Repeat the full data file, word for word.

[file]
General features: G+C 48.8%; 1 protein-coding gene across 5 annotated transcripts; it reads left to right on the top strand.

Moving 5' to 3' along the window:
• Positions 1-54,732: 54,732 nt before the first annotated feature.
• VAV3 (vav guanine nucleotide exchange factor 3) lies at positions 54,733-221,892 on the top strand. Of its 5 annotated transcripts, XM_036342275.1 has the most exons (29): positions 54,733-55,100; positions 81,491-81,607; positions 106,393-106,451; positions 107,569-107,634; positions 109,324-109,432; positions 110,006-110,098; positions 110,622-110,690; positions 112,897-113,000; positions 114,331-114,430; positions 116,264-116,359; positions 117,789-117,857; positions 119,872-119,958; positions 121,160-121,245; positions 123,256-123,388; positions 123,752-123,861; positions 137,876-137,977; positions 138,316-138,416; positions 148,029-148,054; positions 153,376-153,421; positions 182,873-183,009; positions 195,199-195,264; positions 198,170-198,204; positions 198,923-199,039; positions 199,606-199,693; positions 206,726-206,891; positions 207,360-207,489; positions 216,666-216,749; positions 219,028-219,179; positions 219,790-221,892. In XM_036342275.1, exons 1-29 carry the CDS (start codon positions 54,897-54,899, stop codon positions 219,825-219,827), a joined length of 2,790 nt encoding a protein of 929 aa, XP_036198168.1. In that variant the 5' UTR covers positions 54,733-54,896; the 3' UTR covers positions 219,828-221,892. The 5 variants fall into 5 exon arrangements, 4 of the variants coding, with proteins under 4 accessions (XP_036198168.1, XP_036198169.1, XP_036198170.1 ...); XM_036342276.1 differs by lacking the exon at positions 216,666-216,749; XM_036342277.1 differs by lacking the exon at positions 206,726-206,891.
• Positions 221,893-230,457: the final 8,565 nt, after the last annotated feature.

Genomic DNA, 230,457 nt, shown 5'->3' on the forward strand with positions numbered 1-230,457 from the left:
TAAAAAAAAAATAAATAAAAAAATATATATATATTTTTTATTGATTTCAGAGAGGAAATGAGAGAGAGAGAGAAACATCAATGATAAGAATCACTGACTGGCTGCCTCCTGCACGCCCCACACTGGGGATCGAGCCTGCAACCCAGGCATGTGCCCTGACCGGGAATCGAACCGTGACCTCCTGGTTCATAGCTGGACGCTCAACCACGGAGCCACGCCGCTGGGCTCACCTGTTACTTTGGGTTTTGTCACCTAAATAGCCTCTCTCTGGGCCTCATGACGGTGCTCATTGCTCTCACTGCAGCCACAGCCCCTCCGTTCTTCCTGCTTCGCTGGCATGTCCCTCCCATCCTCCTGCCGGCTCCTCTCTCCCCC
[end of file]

General features: G+C 48.8%; 1 protein-coding gene across 5 annotated transcripts; it reads left to right on the top strand.

Moving 5' to 3' along the window:
• Positions 1-54,732: 54,732 nt before the first annotated feature.
• VAV3 (vav guanine nucleotide exchange factor 3) lies at positions 54,733-221,892 on the top strand. Of its 5 annotated transcripts, XM_036342275.1 has the most exons (29): positions 54,733-55,100; positions 81,491-81,607; positions 106,393-106,451; positions 107,569-107,634; positions 109,324-109,432; positions 110,006-110,098; positions 110,622-110,690; positions 112,897-113,000; positions 114,331-114,430; positions 116,264-116,359; positions 117,789-117,857; positions 119,872-119,958; positions 121,160-121,245; positions 123,256-123,388; positions 123,752-123,861; positions 137,876-137,977; positions 138,316-138,416; positions 148,029-148,054; positions 153,376-153,421; positions 182,873-183,009; positions 195,199-195,264; positions 198,170-198,204; positions 198,923-199,039; positions 199,606-199,693; positions 206,726-206,891; positions 207,360-207,489; positions 216,666-216,749; positions 219,028-219,179; positions 219,790-221,892. In XM_036342275.1, exons 1-29 carry the CDS (start codon positions 54,897-54,899, stop codon positions 219,825-219,827), a joined length of 2,790 nt encoding a protein of 929 aa, XP_036198168.1. In that variant the 5' UTR covers positions 54,733-54,896; the 3' UTR covers positions 219,828-221,892. The 5 variants fall into 5 exon arrangements, 4 of the variants coding, with proteins under 4 accessions (XP_036198168.1, XP_036198169.1, XP_036198170.1 ...); XM_036342276.1 differs by lacking the exon at positions 216,666-216,749; XM_036342277.1 differs by lacking the exon at positions 206,726-206,891.
• Positions 221,893-230,457: the final 8,565 nt, after the last annotated feature.

Genomic DNA, 230,457 nt, shown 5'->3' on the forward strand with positions numbered 1-230,457 from the left:
TAAAAAAAAAATAAATAAAAAAATATATATATATTTTTTATTGATTTCAGAGAGGAAATGAGAGAGAGAGAGAAACATCAATGATAAGAATCACTGACTGGCTGCCTCCTGCACGCCCCACACTGGGGATCGAGCCTGCAACCCAGGCATGTGCCCTGACCGGGAATCGAACCGTGACCTCCTGGTTCATAGCTGGACGCTCAACCACGGAGCCACGCCGCTGGGCTCACCTGTTACTTTGGGTTTTGTCACCTAAATAGCCTCTCTCTGGGCCTCATGACGGTGCTCATTGCTCTCACTGCAGCCACAGCCCCTCCGTTCTTCCTGCTTCGCTGGCATGTCCCTCCCATCCTCCTGCCGGCTCCTCTCTCCCCC